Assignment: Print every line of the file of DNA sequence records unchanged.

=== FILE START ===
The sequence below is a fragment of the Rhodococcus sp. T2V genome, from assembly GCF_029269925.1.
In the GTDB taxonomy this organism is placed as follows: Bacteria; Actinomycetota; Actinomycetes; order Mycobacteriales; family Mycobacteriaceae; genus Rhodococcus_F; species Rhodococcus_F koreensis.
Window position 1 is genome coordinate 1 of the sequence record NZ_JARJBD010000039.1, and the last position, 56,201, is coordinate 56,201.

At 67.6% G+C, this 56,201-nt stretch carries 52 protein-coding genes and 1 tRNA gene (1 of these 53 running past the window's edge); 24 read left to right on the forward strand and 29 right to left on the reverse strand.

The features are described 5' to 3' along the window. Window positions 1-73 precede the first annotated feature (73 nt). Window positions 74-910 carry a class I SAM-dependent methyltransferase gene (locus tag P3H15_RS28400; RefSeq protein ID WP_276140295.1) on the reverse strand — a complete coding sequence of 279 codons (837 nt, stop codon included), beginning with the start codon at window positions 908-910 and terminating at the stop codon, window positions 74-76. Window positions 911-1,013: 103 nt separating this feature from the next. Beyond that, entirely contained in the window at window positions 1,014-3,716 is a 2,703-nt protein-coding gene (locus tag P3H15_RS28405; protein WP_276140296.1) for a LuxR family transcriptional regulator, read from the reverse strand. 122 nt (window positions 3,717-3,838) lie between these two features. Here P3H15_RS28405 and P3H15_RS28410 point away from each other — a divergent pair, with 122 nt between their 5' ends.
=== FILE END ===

The sequence below is a fragment of the Rhodococcus sp. T2V genome, from assembly GCF_029269925.1.
In the GTDB taxonomy this organism is placed as follows: Bacteria; Actinomycetota; Actinomycetes; order Mycobacteriales; family Mycobacteriaceae; genus Rhodococcus_F; species Rhodococcus_F koreensis.
Window position 1 is genome coordinate 1 of the sequence record NZ_JARJBD010000039.1, and the last position, 56,201, is coordinate 56,201.

At 67.6% G+C, this 56,201-nt stretch carries 52 protein-coding genes and 1 tRNA gene (1 of these 53 running past the window's edge); 24 read left to right on the forward strand and 29 right to left on the reverse strand.

The features are described 5' to 3' along the window. Window positions 1-73 precede the first annotated feature (73 nt). Window positions 74-910 carry a class I SAM-dependent methyltransferase gene (locus tag P3H15_RS28400; RefSeq protein ID WP_276140295.1) on the reverse strand — a complete coding sequence of 279 codons (837 nt, stop codon included), beginning with the start codon at window positions 908-910 and terminating at the stop codon, window positions 74-76. Window positions 911-1,013: 103 nt separating this feature from the next. Beyond that, entirely contained in the window at window positions 1,014-3,716 is a 2,703-nt protein-coding gene (locus tag P3H15_RS28405; protein WP_276140296.1) for a LuxR family transcriptional regulator, read from the reverse strand. 122 nt (window positions 3,717-3,838) lie between these two features. Here P3H15_RS28405 and P3H15_RS28410 point away from each other — a divergent pair, with 122 nt between their 5' ends.